Article

In-line and real-time process monitoring of a freeze drying process using Raman and NIR spectroscopy as complementary process analytical technology (PAT) tools.

Laboratory of Pharmaceutical Chemistry and Drug Analysis, Department of Pharmaceutical Analysis, Ghent University, Harelbekestraat 72, B-9000 Gent, Belgium.
Journal of Pharmaceutical Sciences (Impact Factor: 3.13). 02/2009; 98(9):3430-46. DOI: 10.1002/jps.21633
Source: PubMed

ABSTRACT The aim of the present study was to examine the complementary properties of Raman and near infrared (NIR) spectroscopy as PAT tools for the fast, noninvasive, nondestructive and in-line process monitoring of a freeze drying process. Therefore, Raman and NIR probes were built in the freeze dryer chamber, allowing simultaneous process monitoring. A 5% (w/v) mannitol solution was used as model for freeze drying. Raman and NIR spectra were continuously collected during freeze drying (one Raman and NIR spectrum/min) and the spectra were analyzed using principal component analysis (PCA) and multivariate curve resolution (MCR). Raman spectroscopy was able to supply information about (i) the mannitol solid state throughout the entire process, (ii) the endpoint of freezing (endpoint of mannitol crystallization), and (iii) several physical and chemical phenomena occurring during the process (onset of ice nucleation, onset of mannitol crystallization). NIR spectroscopy proved to be a more sensitive tool to monitor the critical aspects during drying: (i) endpoint of ice sublimation and (ii) monitoring the release of hydrate water during storage. Furthermore, via NIR spectroscopy some Raman observations were confirmed: start of ice nucleation, end of mannitol crystallization and solid state characteristics of the end product. When Raman and NIR monitoring were performed on the same vial, the Raman signal was saturated during the freezing step caused by reflected NIR light reaching the Raman detector. Therefore, NIR and Raman measurements were done on a different vial. Also the importance of the position of the probes (Raman probe above the vial and NIR probe at the bottom of the sidewall of the vial) in order to obtain all required critical information is outlined. Combining Raman and NIR spectroscopy for the simultaneous monitoring of freeze drying allows monitoring almost all critical freeze drying process aspects. Both techniques do not only complement each other, they also provided mutual confirmation of specific conclusions.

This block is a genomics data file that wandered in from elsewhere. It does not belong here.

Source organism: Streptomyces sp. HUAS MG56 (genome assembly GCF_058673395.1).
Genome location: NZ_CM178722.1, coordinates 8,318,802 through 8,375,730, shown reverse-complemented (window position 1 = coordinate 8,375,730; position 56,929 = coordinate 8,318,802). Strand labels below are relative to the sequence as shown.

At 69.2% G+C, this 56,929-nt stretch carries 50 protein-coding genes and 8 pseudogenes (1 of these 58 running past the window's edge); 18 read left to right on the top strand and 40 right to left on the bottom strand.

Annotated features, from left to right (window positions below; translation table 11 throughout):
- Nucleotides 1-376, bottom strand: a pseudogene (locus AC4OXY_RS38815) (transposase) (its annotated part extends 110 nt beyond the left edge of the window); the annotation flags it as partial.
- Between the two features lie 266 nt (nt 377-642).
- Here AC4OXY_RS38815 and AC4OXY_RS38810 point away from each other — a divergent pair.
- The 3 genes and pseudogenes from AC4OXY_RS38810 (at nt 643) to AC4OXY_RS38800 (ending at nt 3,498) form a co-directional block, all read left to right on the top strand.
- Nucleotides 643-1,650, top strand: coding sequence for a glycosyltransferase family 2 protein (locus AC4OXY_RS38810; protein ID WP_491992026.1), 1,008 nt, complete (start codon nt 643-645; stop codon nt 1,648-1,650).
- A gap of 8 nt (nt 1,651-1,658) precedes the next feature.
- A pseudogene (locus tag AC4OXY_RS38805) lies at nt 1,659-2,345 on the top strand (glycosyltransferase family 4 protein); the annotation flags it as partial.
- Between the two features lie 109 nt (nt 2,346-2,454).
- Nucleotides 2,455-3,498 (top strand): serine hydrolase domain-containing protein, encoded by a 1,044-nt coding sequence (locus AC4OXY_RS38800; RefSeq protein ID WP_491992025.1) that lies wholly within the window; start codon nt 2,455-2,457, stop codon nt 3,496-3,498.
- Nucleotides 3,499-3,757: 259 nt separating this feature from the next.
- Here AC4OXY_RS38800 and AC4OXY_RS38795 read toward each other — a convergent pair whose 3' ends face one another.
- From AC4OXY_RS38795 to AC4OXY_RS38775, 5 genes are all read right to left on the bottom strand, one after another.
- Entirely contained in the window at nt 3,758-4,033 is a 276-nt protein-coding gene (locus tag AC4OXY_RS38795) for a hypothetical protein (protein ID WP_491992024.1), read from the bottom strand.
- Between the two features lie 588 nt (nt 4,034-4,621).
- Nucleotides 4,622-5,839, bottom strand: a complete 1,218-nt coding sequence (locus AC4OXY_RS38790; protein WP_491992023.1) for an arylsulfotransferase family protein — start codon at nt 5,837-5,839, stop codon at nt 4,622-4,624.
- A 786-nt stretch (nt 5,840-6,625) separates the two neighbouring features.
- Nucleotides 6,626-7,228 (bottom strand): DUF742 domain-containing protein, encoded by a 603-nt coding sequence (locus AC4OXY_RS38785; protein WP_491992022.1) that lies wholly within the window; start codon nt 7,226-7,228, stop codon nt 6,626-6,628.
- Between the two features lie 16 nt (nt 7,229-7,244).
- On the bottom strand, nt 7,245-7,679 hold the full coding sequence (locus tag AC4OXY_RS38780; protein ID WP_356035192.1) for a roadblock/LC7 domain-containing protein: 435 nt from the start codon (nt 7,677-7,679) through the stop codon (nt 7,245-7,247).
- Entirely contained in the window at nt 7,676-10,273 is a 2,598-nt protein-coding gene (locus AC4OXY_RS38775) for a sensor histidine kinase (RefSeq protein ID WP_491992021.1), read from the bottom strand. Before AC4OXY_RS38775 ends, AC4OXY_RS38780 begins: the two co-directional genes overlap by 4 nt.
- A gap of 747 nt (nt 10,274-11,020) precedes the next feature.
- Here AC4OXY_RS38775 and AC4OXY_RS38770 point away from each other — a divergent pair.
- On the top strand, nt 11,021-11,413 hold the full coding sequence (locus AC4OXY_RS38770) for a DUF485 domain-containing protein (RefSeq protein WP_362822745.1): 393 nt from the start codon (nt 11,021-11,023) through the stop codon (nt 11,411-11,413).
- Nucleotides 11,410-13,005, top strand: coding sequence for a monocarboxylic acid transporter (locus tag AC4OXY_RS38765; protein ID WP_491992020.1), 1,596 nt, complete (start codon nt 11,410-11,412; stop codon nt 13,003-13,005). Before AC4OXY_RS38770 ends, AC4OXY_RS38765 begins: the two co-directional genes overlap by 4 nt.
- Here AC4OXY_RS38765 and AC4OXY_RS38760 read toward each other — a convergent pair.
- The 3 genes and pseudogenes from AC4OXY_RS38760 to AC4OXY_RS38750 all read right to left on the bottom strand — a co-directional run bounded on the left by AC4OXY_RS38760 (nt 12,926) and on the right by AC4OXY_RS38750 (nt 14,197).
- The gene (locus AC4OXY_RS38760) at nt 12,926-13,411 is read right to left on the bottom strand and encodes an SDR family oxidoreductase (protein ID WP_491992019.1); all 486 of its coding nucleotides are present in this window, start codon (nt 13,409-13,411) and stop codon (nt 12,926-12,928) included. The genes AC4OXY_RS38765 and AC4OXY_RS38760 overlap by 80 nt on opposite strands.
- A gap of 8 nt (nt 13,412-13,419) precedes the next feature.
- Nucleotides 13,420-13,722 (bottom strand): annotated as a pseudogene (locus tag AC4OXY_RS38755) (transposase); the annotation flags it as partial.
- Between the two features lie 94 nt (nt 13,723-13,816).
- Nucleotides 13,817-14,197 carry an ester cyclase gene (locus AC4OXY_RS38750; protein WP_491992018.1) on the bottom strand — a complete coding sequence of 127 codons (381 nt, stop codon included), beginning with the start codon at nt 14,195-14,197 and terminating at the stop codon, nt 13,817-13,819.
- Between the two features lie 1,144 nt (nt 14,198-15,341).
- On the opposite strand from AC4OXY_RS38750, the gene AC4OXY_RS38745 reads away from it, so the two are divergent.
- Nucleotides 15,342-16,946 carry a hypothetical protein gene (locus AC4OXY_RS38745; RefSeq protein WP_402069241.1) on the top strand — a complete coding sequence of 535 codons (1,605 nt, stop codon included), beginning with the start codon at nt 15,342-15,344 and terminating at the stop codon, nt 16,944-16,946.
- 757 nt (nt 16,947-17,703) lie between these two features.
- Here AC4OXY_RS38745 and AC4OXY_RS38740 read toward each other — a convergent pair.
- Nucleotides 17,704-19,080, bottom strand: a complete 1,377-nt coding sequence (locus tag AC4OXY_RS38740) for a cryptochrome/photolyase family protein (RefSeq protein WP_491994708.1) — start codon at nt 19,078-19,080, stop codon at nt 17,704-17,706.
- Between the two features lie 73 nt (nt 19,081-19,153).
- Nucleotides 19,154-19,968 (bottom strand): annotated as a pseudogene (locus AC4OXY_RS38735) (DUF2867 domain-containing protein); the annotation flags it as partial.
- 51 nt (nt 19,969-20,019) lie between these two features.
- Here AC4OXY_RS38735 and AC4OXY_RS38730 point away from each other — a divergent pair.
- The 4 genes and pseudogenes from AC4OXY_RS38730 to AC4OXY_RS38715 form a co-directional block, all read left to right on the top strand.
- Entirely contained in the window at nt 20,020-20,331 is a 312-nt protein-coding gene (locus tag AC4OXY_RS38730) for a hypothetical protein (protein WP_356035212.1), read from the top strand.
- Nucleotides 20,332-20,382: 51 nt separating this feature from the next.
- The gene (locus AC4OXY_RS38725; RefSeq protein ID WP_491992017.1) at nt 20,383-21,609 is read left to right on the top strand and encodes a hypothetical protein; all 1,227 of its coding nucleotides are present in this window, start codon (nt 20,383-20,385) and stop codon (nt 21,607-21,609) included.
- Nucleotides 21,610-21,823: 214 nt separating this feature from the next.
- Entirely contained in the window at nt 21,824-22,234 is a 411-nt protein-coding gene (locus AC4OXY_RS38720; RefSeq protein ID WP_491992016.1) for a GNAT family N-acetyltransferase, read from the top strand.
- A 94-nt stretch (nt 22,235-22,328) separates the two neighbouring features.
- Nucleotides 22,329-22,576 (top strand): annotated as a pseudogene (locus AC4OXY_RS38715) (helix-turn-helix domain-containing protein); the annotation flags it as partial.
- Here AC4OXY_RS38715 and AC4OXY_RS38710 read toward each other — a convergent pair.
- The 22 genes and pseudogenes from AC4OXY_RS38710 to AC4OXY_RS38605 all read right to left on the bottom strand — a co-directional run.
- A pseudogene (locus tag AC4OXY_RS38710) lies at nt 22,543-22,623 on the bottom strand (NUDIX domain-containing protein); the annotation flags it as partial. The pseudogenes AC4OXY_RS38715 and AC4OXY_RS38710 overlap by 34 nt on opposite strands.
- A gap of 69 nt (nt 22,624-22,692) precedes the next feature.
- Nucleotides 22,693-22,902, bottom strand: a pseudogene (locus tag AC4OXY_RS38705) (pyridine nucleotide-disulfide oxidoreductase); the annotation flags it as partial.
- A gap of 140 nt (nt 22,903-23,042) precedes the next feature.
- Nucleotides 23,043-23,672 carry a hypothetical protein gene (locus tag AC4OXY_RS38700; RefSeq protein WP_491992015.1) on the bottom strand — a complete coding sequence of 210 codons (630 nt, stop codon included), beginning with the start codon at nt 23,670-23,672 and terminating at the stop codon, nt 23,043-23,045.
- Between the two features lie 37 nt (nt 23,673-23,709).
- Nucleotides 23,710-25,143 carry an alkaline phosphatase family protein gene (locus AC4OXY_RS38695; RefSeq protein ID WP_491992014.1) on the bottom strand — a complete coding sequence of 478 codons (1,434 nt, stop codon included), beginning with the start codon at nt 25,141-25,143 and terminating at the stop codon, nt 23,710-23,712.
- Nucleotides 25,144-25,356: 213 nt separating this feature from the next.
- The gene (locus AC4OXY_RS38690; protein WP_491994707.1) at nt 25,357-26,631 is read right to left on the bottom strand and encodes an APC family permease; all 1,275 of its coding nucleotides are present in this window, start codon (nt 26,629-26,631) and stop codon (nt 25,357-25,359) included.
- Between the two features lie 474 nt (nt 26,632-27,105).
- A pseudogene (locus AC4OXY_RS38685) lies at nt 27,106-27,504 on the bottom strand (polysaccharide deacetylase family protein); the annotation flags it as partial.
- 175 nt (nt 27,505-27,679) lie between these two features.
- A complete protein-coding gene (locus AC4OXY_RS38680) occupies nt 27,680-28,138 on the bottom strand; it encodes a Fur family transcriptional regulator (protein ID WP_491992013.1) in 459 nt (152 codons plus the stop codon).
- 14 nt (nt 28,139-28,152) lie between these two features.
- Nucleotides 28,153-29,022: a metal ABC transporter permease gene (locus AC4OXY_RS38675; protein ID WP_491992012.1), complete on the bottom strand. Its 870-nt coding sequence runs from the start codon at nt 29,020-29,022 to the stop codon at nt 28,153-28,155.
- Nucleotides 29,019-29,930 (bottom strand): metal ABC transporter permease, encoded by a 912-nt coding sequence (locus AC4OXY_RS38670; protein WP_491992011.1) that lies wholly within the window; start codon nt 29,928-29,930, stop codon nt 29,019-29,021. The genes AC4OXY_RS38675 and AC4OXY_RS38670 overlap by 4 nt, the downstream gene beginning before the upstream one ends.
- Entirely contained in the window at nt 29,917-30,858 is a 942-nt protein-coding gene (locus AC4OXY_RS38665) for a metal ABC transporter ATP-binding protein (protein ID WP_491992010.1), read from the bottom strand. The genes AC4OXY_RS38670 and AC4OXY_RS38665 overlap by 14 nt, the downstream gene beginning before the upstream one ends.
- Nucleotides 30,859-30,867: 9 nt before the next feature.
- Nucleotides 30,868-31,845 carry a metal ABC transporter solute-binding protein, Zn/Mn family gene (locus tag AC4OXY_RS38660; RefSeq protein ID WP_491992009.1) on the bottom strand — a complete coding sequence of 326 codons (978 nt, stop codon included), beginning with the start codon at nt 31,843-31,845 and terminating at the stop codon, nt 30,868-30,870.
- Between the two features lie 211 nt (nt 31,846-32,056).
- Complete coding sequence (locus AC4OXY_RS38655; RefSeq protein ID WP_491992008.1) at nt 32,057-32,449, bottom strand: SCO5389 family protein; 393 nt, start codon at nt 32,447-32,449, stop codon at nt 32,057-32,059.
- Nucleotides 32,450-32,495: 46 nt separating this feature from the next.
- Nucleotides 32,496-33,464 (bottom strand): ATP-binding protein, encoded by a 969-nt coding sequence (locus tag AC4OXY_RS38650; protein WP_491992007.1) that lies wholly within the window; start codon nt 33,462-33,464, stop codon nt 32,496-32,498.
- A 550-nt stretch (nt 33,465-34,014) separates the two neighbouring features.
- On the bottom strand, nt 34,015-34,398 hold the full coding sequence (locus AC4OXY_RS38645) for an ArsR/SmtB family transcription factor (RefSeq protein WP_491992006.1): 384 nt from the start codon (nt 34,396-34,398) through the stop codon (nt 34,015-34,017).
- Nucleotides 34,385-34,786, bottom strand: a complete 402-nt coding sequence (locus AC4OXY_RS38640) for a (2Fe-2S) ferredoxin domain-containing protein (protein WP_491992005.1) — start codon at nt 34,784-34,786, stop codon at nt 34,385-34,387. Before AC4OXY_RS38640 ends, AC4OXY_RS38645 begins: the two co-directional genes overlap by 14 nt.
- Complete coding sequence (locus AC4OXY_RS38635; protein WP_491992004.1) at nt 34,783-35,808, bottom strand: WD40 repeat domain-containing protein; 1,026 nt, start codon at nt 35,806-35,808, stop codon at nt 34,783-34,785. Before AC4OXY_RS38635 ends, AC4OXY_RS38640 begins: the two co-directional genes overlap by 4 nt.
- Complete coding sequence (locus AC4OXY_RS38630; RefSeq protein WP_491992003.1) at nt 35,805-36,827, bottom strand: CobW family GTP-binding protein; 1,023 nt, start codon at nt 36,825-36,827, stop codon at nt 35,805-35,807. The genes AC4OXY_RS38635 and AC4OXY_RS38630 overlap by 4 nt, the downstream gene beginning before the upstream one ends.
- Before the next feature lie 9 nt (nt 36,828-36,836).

0 Bookmarks
 · 
118 Views
  • Source
    [Show abstract] [Hide abstract]
    ABSTRACT: Freeze drying is a complex, time consuming and thus expensive process, hence creating a need for understanding the material behaviour in the process environment and for process optimization. Near-infrared (NIR) spectroscopy offers the opportunity to monitor physicochemical changes of the formulation during freeze-drying. The aim of this work was to examine whether NIR spectroscopy allows in-line monitoring of all components during the entire freeze-drying process of a multi-component pharmaceutical formulation (a solution of fenofibrate and mannitol in a mixture of tertiary-butyl alcohol, and water). To extract useful information of all components in the formulation from the large multivariate data-sets obtained during in-line spectroscopic monitoring, several spectral pre-processing techniques and spectral data analysis techniques such as the mean of selected wavenumbers (Mws), the correlation coefficient (CorrCoef) and principal component analysis (PCA) have been evaluated and compared. To find out whether these chemometric techniques are also able to differentiate between changes in the process settings influencing the freeze-drying process of the formulation, freeze-drying processes were performed at four different conditions. Results demonstrated that in-line measurements using NIR spectroscopy were possible in an icy environment and that a further process understanding could be obtained. Data-analysis revealed the crystallization behaviour of each of the four components. In addition, using the three pre-processing techniques allowed observe the sublimation of the solvents. Mws and CorrCoef have proven to be adequate methods for monitoring the main physicochemical changes of product during the processes; this affirmation was confirmed by observing the outputs of PCA for entire processes.